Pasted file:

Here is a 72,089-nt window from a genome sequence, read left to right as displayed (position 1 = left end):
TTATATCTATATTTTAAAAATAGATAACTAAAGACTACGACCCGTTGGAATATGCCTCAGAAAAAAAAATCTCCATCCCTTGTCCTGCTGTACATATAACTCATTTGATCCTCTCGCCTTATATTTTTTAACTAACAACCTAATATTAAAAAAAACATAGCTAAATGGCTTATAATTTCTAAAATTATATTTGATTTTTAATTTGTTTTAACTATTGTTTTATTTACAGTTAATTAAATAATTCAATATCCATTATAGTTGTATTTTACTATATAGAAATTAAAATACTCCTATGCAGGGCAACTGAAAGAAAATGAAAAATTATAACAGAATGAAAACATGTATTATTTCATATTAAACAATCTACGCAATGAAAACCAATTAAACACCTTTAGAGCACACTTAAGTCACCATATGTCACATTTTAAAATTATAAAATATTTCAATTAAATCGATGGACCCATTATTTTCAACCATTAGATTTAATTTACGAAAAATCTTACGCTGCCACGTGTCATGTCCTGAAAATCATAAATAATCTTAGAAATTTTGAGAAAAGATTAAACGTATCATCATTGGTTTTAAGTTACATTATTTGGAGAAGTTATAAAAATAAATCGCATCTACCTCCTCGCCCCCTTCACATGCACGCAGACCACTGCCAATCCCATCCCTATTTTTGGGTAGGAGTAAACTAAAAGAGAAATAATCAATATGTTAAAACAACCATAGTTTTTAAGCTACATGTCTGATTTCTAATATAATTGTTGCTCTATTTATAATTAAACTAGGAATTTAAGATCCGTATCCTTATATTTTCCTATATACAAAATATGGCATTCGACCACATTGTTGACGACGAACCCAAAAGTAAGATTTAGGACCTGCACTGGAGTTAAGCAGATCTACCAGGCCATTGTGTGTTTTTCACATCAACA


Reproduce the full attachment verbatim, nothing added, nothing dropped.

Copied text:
Here is a 72,089-nt window from a genome sequence, read left to right as displayed (position 1 = left end):
TTATATCTATATTTTAAAAATAGATAACTAAAGACTACGACCCGTTGGAATATGCCTCAGAAAAAAAAATCTCCATCCCTTGTCCTGCTGTACATATAACTCATTTGATCCTCTCGCCTTATATTTTTTAACTAACAACCTAATATTAAAAAAAACATAGCTAAATGGCTTATAATTTCTAAAATTATATTTGATTTTTAATTTGTTTTAACTATTGTTTTATTTACAGTTAATTAAATAATTCAATATCCATTATAGTTGTATTTTACTATATAGAAATTAAAATACTCCTATGCAGGGCAACTGAAAGAAAATGAAAAATTATAACAGAATGAAAACATGTATTATTTCATATTAAACAATCTACGCAATGAAAACCAATTAAACACCTTTAGAGCACACTTAAGTCACCATATGTCACATTTTAAAATTATAAAATATTTCAATTAAATCGATGGACCCATTATTTTCAACCATTAGATTTAATTTACGAAAAATCTTACGCTGCCACGTGTCATGTCCTGAAAATCATAAATAATCTTAGAAATTTTGAGAAAAGATTAAACGTATCATCATTGGTTTTAAGTTACATTATTTGGAGAAGTTATAAAAATAAATCGCATCTACCTCCTCGCCCCCTTCACATGCACGCAGACCACTGCCAATCCCATCCCTATTTTTGGGTAGGAGTAAACTAAAAGAGAAATAATCAATATGTTAAAACAACCATAGTTTTTAAGCTACATGTCTGATTTCTAATATAATTGTTGCTCTATTTATAATTAAACTAGGAATTTAAGATCCGTATCCTTATATTTTCCTATATACAAAATATGGCATTCGACCACATTGTTGACGACGAACCCAAAAGTAAGATTTAGGACCTGCACTGGAGTTAAGCAGATCTACCAGGCCATTGTGTGTTTTTCACATCAACA